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No Dublin event - for now - to welcome Ireland's Olympians home

Ireland’s 66 Olympians are thought to want to get home and see their families and friends before having any public events.

Rugby fans attend a homecoming for the Ireland rugby team after the 2009 Grand Slam win. A similar event had been proposed for Monday to welcome Ireland's Olympians.
Rugby fans attend a homecoming for the Ireland rugby team after the 2009 Grand Slam win. A similar event had been proposed for Monday to welcome Ireland's Olympians.
Image: James Horan/Photocall ireland

IRELAND’S OLYMPIC ATHLETES will not be attending any public homecoming event, as a group, after they return from the London 2012 Games on Monday afternoon.

Authorities in Dublin City Council had been preparing to host crowds welcoming Ireland’s 66 Olympians when they officially return home in two days’ time.

But the council says the remaining Irish athletes who’ll be departing after tomorrow night’s closing ceremony are simply worn out after two weeks of events – and would prefer to spend some time at home first.

However, TheJournal.ie understands that plans are being made to hold a formal State event honouring Ireland’s participants at Farmleigh in about a fortnight’s time, once the Olympians had been given a chance to spend some time at home first.

A formal reception at Áras an Úachtaráin is also likely to be held in the next few months. Either of these two events may be combined with a public reception in the capital.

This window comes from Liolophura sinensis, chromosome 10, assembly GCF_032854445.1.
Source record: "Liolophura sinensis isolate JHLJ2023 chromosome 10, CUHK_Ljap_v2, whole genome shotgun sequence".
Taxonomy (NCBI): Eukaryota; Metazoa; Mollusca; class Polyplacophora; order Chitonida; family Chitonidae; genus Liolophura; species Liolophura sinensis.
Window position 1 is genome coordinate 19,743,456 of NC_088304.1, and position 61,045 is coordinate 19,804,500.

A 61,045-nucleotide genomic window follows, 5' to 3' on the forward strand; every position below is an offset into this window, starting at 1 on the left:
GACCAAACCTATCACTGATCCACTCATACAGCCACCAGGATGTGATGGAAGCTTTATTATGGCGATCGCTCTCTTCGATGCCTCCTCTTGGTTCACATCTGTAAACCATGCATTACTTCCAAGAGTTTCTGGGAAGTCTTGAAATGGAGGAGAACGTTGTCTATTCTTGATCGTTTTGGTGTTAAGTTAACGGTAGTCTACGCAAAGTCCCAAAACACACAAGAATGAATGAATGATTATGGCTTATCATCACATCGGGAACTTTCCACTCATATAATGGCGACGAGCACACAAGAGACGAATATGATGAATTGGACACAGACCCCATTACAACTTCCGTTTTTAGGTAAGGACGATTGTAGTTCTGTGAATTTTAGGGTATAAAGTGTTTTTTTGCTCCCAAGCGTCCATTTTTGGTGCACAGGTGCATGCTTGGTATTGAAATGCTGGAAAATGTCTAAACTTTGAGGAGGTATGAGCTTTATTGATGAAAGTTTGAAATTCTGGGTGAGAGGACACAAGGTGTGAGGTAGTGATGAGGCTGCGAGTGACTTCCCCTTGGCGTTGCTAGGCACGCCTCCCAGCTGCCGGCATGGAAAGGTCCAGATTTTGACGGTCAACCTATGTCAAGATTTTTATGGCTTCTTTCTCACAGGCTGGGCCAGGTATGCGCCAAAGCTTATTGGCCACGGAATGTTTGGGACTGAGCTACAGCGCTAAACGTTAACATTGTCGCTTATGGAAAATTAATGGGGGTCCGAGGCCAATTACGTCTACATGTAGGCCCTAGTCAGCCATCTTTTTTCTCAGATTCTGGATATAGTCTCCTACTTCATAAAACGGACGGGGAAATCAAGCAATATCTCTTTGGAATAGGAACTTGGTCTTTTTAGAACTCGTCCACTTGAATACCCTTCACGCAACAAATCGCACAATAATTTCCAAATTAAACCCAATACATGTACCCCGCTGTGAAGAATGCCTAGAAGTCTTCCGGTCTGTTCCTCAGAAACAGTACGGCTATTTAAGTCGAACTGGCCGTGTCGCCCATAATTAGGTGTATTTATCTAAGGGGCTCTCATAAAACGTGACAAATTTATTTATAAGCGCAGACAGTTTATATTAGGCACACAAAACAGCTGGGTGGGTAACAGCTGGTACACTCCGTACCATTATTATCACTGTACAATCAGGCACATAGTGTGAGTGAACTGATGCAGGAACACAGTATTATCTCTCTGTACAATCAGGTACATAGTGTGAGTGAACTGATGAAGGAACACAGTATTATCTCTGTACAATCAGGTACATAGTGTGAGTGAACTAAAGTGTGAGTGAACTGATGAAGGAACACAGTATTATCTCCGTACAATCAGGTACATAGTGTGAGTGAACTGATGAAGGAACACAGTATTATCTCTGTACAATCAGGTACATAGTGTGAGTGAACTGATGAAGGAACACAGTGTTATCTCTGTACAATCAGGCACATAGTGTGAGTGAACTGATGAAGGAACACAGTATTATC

Individual town councils are still likely to hold events honouring their own athletes, with events planned in Bray and Mullingar to honour those towns’ respective boxing medallists, Katie Taylor and John Joe Nevin.

A Dublin City Council spokesman said the council had looked into holding an open-air event on Dawson Street, outside the Mansion House – similar to that held after Ireland’s rugby team won the Six Nations in 2009 – to “give the public a chance to show their appreciation”.

The Olympic Council of Ireland had indicated, however, that the athletes felt they would “like to go home to their families, their communities and their friends” whenever they could.

The athletes “have been away in competition for a good while now,” the spokesman said.

On the road for weeks

The Olympics officially started 15 days ago, though some athletes will have been away in training camps ahead of the games – while track athletes had little break after the European athletics championships in Helsinki, which ended less than three weeks before London 2012.

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A Dublin Airport Authority spokesman also indicated that athletes “are tired and want to be reunited with friends and family”.

The DAA understood at the athletes’ preference “is not to have such an event at this time,” the spokesman said. “We fully respect that decision.”

While the airport will facilitate a press conference on Monday, this will be held in a restricted airside area and will not be open for public entry.

Irish athletes have so far won five medals at London 2012, equalling the all-time record haul from Melbourne 1956.

On that occasion, Ireland won one gold, one silver and three bronze medals – a tally will at least be matched by the 2012 team, and may be bettered if Nevin can turn his silver medal to gold in his bantamweight final tonight.

Read: Between us and our dreams: Who is Luke Campbell?

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About the author:

Gavan Reilly

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